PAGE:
This month The Greater Manchester Fringe returns with a month long packed programme of events to tantalise and excite. To help you decide what to see, we’re running our Manc Mini Previews, asking performers to tell us about their productions.
Here Emily Parker-Barratt from Tea and Tonic Productions talks to us about Ballot Box
How would you describe your show in one sentence?
A comedy in which two housemates struggle with the politics of friendship and their place in Brexit Britain.
What appealed about appearing at Greater Manchester Fringe?
Our pure love of the city and its people. Keri Bastiman (Actress and Co-Founder of Tea & Tonic Productions) is a Manchester based actress and Emily Parker-Barratt (Actress, Writer and Co-Founder of Tea & Tonic Productions) is London based. As a company we feel really fortunate to have a base in the North and the South and when it comes to Manchester, we are attracted by the genuine sense of community, the vibrancy and the amazing talent that the city has to offer… we want to be a part of that!
How have you been preparing for the fringe?
Coffee, Yorkshire Tea multi-packs, too many croissants, horrific traffic jams on the M1 when trying to get to rehearsals… and a whole lot of pure determination and sleepless nights to make the show the proudest work we have done.
What do you think sets your show apart from all the other festival offerings?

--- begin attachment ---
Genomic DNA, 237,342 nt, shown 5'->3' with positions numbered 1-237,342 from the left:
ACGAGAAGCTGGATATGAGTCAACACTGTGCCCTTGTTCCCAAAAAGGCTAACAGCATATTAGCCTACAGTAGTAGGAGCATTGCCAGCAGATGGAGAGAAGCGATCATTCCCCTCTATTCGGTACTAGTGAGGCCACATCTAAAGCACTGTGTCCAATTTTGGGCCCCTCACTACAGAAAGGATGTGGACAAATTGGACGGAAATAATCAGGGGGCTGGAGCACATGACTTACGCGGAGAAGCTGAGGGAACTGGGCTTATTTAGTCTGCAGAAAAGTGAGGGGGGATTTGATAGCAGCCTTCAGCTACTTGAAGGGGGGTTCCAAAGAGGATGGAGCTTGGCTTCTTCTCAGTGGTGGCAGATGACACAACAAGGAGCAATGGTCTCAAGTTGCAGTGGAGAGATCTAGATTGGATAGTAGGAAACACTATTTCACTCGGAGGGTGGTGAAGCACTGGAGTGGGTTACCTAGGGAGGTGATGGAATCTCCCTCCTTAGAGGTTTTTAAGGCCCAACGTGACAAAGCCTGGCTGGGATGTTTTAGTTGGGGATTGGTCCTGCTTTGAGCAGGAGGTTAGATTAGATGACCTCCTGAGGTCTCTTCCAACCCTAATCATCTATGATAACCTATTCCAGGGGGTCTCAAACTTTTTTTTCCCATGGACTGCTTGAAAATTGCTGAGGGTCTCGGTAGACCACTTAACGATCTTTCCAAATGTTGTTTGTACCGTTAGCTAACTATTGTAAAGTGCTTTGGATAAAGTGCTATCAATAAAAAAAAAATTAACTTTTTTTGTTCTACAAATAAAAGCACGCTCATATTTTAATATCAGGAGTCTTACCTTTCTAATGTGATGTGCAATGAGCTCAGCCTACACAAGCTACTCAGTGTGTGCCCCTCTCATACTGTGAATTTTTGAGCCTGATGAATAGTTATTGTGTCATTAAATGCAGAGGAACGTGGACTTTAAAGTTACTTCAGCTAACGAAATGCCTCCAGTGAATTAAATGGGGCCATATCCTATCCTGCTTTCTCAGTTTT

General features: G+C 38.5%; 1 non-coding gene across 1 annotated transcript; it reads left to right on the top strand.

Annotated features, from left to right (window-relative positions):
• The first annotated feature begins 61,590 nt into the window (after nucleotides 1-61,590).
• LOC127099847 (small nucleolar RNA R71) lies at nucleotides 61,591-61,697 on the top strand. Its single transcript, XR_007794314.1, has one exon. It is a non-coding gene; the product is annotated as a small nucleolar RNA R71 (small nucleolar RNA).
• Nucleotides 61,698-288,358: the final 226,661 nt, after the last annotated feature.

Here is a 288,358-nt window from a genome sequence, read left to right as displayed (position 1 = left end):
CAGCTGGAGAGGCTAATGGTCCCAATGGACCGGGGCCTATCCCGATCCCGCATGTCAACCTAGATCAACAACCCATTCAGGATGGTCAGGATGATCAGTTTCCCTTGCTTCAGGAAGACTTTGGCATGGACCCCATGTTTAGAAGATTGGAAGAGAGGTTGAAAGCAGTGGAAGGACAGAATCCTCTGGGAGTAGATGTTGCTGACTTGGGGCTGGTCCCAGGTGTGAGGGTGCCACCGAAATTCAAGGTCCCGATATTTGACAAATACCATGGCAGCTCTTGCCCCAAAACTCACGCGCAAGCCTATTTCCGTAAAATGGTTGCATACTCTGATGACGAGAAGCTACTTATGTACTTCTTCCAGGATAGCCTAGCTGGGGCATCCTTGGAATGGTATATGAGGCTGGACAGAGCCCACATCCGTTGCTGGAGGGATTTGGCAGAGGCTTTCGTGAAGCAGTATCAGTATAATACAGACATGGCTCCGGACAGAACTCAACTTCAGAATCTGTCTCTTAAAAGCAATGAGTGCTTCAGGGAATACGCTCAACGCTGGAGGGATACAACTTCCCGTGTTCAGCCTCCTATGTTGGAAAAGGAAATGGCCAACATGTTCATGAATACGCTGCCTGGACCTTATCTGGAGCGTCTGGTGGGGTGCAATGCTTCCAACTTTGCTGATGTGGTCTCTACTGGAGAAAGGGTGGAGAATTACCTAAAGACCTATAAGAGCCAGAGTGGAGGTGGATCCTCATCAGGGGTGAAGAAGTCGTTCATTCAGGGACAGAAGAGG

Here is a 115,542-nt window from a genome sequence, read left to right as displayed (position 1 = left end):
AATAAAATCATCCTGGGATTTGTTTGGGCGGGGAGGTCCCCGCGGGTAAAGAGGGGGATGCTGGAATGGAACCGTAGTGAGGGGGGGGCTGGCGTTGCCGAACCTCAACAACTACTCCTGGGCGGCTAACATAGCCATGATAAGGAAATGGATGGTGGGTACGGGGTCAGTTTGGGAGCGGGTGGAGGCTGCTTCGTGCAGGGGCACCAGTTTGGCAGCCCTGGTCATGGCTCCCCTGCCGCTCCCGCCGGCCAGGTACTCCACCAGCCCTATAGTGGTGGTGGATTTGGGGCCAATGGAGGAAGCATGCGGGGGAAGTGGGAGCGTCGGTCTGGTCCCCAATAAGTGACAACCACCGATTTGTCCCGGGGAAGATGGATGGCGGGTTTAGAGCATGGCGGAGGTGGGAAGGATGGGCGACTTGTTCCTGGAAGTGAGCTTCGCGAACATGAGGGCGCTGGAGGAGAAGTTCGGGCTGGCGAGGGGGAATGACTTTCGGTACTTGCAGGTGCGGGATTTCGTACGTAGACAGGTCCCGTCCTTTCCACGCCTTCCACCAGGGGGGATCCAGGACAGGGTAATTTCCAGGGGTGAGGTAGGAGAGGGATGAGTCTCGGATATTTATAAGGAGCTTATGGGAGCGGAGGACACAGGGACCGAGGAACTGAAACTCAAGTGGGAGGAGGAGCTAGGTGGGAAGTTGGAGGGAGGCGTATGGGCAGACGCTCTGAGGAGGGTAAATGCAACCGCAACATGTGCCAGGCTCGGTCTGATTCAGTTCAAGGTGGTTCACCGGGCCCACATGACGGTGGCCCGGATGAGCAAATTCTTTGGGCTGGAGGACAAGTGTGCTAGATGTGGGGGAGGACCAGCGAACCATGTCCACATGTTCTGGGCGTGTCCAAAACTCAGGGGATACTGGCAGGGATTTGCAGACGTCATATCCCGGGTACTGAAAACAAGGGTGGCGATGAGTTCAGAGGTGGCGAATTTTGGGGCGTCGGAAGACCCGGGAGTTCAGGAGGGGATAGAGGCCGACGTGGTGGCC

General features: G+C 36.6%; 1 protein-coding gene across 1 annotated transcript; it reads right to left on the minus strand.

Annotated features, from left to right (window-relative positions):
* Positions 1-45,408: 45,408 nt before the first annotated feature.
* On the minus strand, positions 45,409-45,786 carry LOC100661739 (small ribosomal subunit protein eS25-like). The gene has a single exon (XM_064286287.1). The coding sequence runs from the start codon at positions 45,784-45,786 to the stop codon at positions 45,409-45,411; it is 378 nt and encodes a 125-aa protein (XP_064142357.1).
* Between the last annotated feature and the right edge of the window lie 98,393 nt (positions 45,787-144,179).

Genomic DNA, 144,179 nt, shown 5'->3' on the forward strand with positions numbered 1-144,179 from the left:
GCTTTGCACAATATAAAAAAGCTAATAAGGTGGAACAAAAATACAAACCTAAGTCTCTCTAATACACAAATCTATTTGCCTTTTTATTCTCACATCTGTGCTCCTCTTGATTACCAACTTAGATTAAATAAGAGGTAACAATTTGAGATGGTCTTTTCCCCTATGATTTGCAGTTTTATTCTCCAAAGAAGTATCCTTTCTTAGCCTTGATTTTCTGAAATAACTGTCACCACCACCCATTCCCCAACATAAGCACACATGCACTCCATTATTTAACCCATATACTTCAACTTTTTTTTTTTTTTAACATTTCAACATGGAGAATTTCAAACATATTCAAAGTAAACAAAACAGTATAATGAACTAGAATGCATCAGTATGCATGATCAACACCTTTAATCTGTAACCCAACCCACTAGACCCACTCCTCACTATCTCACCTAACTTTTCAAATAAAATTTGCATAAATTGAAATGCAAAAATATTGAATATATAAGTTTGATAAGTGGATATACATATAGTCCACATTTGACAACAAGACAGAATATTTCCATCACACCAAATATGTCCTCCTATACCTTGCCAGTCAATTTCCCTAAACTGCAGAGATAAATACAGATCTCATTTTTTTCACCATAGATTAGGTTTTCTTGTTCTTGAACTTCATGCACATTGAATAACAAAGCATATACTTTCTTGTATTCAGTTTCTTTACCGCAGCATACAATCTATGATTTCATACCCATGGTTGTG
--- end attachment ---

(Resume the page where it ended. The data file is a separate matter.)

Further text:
Brexit and UK Politics is currently incredibly topical and therefore plenty amazing performances will be sharing our subject matter. However, ‘Ballot Box’ is unique in that our story focuses on the political arguments that took place in our living rooms, the friendships effected by political differences and the message that the only true tragedy that can result from political division, is the division of people. We use theatre and comedy to find common ground in a divided nation.
What’s the show that you don’t want to miss at this year’s Greater Manchester Fringe?
There are loads of shows we can’t wait to see! However, one that stands out for us is, In Stitches – Katharine Ferns. Katharine is reviewed as making you laugh when you want to cry and our show aims to do the exact same thing.
What’s the best bit of advice you’ve ever been given for performing at a Fringe Festival?
If things go wrong technically, if hardly anybody is in your audience, if you can’t afford a proper set or special effects- it really doesn’t matter. The Fringe is about the content- the writing, the performance, the people. It’s the heart of why we do what we do.
Manchester is known for its music scene… If you were to select a song that best represents your show what is the song and why?
Things can only get better! The lyrics sum up the relationship between the two characters and the chaos of UK politics over the past twelve months.
Ballot Box runs at The Kings Arms in Salford from 7th – 8th July